Textile Insight

May / June 2018

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Page 38 of 43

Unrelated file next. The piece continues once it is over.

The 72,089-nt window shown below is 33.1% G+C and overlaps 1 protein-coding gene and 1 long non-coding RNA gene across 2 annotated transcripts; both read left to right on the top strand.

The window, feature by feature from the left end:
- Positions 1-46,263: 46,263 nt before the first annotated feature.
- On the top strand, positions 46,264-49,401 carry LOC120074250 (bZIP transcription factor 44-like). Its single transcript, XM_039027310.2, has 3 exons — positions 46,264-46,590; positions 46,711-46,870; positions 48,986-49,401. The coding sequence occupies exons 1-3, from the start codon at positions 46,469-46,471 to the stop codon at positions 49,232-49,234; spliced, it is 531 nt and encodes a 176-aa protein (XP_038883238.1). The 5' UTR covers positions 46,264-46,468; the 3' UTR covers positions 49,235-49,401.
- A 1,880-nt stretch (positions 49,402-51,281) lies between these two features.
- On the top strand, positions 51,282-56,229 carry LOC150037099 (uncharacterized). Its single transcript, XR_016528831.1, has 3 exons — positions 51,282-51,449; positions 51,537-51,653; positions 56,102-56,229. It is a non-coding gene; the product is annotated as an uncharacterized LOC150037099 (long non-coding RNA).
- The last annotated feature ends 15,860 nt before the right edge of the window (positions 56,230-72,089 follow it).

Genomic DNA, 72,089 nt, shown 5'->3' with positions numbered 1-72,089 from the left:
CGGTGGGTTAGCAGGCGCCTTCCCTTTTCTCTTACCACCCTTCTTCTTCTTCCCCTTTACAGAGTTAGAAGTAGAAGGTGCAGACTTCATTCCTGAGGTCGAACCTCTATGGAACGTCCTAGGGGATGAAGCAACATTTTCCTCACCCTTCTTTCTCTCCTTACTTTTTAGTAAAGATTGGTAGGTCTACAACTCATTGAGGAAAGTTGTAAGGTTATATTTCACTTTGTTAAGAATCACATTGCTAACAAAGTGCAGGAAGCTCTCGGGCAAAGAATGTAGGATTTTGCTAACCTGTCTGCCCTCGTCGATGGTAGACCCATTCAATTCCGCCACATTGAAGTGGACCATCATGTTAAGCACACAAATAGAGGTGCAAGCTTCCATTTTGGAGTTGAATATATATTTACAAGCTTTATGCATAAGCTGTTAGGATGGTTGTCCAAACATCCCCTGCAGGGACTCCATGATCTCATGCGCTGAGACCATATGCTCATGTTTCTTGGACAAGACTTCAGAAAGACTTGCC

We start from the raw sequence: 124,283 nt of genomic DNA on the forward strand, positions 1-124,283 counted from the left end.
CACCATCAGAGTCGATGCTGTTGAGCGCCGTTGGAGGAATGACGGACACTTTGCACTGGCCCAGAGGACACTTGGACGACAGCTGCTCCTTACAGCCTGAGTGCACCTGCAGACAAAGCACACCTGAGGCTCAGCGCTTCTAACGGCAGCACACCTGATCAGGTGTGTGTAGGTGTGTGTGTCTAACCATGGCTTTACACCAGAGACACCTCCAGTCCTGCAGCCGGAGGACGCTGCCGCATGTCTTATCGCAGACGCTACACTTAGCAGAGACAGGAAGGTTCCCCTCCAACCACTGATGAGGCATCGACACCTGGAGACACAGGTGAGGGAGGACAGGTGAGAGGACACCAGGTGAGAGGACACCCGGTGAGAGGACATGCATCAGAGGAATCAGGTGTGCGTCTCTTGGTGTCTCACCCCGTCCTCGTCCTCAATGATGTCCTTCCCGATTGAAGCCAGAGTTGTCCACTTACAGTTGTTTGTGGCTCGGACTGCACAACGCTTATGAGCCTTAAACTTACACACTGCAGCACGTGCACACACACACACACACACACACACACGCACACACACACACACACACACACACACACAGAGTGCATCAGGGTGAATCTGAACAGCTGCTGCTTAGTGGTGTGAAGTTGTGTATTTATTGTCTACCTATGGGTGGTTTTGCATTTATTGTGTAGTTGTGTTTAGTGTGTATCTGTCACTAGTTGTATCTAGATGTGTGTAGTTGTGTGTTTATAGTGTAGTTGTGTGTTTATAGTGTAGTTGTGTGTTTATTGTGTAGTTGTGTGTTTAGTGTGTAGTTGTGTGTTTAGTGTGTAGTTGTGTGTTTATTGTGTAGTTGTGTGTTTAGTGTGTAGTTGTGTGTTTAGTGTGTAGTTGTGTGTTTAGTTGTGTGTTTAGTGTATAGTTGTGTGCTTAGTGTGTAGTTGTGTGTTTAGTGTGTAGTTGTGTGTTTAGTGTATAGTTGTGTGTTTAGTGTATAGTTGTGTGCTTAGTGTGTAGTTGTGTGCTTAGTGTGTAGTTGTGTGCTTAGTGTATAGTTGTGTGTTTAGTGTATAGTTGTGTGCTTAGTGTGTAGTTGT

May/June 2018 ~ Textile Insight • 39 textileinsight.com hile not new, veganism is evolving in the consumer mindset. In the past, "vegan products were perceived as 'cheap' or low-quality goods," said Yetzalee Mazza, marketing director for Jambu. "In the world we live in today, people have awoken to environmental consciousness and living healthier lives (as in not eating meats), so naturally vegan products now fall into their lifestyle," the exec added. The footwear firm currently has an array of vegan-friendly styles, mainly in the JBU and JSPORT brands, in which no animal byproducts are used. "The quality of faux leather and textile materials today are so rich and durable, not to mention easy to care for," she added. In marketing the shoes, Mazza noted that Jambu does not mix vegan and non-vegan shoes in photo shoots and the word "vegan" is used in the style name of shoes. There are plans to launch vegan handbags and employ vegan-centric social media and email campaigns, thanks to momentum in the category. Meanwhile, Merrell has 50 vegan-friendly footwear styles in which no animal byproducts are used and are crafted from 100 percent synthetic materials. Consumers can search for vegan styles on the Merrell website and complying offerings have a vegan icon. "As consumers are wanting to know more about where their 'things' come from, the truth about how these things are made is putting people in a position to have to make some ethical decisions," said Daniel Bovalino, owner of Vegan Athletic Apparel, adding, "as veganism continues to grow, at enormous rates, the need for vegan products is going to have to go up with it." Cycling jerseys are best sellers for the brand, specifically the multi-colored fluro variety for customers who "like to peacock themselves while riding!" the exec notes. Consumers are "investing their money into a brand that is outwardly confident to not only make animal-free apparel, but have the word vegan heavily stamped in the brand's name," he commented. O sample makers and production partners, thus eliminating the middleman. For entrepreneurs, Lohr places a big emphasis on marketing, setting up an online store and raising money for pro- duction. The brand that raised the most money after graduating Factory45 is womenswear firm Vetta, which Lohr helped estab- lish manufacturing in NYC and source sustainable materials. Association Input Sustainable Apparel Coalition CEO Jason Kibbey is seeing "more focus on holistic manage- ment of sustainability impact in the marketplace." Instead of following the latest sustainabil- ity trend, he's finding that more firms are using tools like the Higg Index to identify, manage and improve their impact, espe- cially in the outdoor products community. Outdoor Industry Association manager of sus- tainable business Innovation, Nikki Hodgson, agreed that having tools like Higg provide a "common method of assessment for measuring and communicat- ing best practices." And while consumers are interested in eco-impact, it's still function that prevails. "If you need a water- resistant jacket, you might prefer one that is using green chemis- tries, but ultimately, you're going to be more concerned that it per- forms to your expectations," she said. Hodgson is also seeing a focus on ensuring animal welfare in supply chains (such as trace- able down), innovation around chemistry and materials (such as PFOA free and biomaterials) and increased efforts around a circular economy for exist- ing product care, repair and/or repurposing. O Product Prominence: Vegan Variety Clockwise above: Vegan Athletic Apparel's SS Jersey is made from bluesign approved fabrics, has lightweight wicking and abides by an "Ethical on Demand" manufacturing model where products are shipped directly from the brand's Guangzhou factory; Jambu JBU Luna Vegan Sandal; and Merrell's Vegan Vapor Glove 3.

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